I just felt I had gone in a different direction and it was best to just go by my nickname Sam and start over. Start from scratch. But also to underscore to my audience that I was very serious about the way I had grown out of and from that place. I didn't want to straddle two worlds. I wanted to make it very clear that I'd stopped one kind of music making, and started another. It does shape you.

I think there's an interesting discipline that comes from that world. Certainly, what I know of Biola University, it's quite strict. I'm not sure they had dancing or rock music. I'm not sure about all of that, but that's what I heard back in the day, so it would be an interesting discipline. I think so often when people start songwriting, they just have so much information to pull from, but it's interesting to start in a very narrow place and grow outward. I think it may be helpful to grow that way as a writer.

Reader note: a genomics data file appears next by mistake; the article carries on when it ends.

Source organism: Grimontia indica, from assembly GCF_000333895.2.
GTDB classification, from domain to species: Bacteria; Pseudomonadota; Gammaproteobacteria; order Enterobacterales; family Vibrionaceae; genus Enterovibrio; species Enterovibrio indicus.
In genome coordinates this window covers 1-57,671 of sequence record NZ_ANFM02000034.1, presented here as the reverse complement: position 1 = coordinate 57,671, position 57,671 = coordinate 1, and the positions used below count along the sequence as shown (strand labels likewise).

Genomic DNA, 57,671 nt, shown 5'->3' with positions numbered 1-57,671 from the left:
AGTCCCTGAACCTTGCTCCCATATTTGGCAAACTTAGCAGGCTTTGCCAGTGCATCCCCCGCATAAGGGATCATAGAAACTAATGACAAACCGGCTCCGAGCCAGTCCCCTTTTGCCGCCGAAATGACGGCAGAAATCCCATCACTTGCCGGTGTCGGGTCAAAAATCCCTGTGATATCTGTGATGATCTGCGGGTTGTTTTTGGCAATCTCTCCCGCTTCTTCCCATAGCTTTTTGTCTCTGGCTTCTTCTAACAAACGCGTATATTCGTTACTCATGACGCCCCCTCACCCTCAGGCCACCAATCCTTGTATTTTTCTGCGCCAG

Songfacts: Do you think your spiritual beliefs still affect the way you write?

Phillips: Yes. Absolutely. There's a song on my new album, "No Time Like Now," it's a very simple lyric, but it's: "There's no time like now, there's no time like this time."

To me, that's one of the most basic spiritual principles; just staying in the moment and really living life to the fullest. In the moment and staying present. Being aware of what's going on around you. Don't get too far ahead of yourself and start worrying about things you have no control over. Don't get too far in the past and beat yourself up over things you might have done wrong. Those kinds of things, to me, don't even seem spiritual because they're so large.